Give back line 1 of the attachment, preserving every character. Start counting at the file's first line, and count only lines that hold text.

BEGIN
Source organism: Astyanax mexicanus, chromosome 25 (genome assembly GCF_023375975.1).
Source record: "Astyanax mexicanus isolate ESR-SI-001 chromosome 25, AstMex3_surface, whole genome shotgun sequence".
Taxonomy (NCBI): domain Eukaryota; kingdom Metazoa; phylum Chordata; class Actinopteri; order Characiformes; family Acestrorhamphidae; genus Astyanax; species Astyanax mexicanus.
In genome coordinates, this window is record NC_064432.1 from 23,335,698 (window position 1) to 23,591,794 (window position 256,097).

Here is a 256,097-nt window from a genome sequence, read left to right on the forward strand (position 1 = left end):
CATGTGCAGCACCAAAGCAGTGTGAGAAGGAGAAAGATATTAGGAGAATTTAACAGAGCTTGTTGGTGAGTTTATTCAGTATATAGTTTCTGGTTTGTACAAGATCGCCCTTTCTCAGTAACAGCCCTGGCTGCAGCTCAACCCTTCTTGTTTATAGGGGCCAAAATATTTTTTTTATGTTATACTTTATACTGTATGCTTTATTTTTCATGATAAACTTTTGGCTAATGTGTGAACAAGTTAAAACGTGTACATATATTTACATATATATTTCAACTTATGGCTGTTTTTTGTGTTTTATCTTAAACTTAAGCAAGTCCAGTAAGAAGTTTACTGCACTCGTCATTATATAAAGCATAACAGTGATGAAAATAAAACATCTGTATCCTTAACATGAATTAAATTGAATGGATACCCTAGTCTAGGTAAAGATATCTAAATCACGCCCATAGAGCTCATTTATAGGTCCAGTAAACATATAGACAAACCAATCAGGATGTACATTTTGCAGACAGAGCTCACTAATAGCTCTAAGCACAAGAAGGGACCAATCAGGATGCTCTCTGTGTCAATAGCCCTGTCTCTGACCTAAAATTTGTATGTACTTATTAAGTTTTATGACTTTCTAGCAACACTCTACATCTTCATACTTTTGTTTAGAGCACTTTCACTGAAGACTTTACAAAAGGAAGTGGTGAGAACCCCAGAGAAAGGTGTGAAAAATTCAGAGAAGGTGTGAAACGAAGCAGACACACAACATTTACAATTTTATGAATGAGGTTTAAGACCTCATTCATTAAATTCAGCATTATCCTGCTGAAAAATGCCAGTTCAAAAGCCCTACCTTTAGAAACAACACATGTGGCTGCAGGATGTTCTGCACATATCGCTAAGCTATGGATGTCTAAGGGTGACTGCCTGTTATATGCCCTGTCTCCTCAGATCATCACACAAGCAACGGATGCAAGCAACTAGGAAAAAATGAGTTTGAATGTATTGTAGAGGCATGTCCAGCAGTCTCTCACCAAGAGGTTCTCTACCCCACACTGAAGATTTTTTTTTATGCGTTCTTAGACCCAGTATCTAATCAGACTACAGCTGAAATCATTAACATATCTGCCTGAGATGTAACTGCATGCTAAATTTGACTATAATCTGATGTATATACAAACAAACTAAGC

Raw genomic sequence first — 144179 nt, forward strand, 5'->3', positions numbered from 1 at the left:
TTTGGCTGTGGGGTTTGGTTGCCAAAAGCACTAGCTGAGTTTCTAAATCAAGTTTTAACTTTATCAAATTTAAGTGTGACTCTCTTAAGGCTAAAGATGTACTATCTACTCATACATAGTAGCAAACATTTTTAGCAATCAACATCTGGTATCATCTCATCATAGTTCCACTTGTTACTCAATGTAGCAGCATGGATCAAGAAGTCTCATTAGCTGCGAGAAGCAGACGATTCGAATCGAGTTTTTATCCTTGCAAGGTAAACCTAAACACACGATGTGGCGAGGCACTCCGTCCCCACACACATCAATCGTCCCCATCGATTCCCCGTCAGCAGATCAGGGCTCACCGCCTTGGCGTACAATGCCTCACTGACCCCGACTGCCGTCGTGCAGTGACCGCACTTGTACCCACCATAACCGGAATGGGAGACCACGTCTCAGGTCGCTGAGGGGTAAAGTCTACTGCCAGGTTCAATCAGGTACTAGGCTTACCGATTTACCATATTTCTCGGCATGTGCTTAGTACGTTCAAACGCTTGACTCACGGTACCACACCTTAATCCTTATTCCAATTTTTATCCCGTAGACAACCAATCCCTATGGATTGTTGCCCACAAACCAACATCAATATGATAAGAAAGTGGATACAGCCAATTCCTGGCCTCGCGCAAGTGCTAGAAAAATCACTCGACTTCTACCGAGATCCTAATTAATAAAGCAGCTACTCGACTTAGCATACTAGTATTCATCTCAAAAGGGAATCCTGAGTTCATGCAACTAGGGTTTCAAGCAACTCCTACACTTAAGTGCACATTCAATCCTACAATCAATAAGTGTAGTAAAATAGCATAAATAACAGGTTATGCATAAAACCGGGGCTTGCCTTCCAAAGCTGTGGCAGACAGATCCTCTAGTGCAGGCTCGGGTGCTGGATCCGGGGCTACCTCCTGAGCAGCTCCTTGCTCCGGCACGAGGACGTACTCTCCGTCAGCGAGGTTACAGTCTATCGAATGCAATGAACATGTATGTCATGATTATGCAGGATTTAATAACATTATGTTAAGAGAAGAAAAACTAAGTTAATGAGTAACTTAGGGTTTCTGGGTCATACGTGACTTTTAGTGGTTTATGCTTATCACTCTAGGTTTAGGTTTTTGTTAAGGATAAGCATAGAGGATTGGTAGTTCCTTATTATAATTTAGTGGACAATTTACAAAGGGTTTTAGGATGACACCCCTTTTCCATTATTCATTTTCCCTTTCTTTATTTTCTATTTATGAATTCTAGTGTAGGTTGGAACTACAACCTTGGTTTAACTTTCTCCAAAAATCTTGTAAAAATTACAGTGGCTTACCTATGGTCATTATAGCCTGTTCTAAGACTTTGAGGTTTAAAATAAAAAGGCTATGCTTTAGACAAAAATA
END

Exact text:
Source organism: Astyanax mexicanus, chromosome 25 (genome assembly GCF_023375975.1).